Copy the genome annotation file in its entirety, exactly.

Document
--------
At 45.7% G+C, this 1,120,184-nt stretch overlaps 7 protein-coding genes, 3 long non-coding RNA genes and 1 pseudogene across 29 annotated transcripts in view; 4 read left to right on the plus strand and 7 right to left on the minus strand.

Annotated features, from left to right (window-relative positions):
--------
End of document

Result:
At 45.7% G+C, this 1,120,184-nt stretch overlaps 7 protein-coding genes, 3 long non-coding RNA genes and 1 pseudogene across 29 annotated transcripts in view; 4 read left to right on the plus strand and 7 right to left on the minus strand.

Annotated features, from left to right (window-relative positions):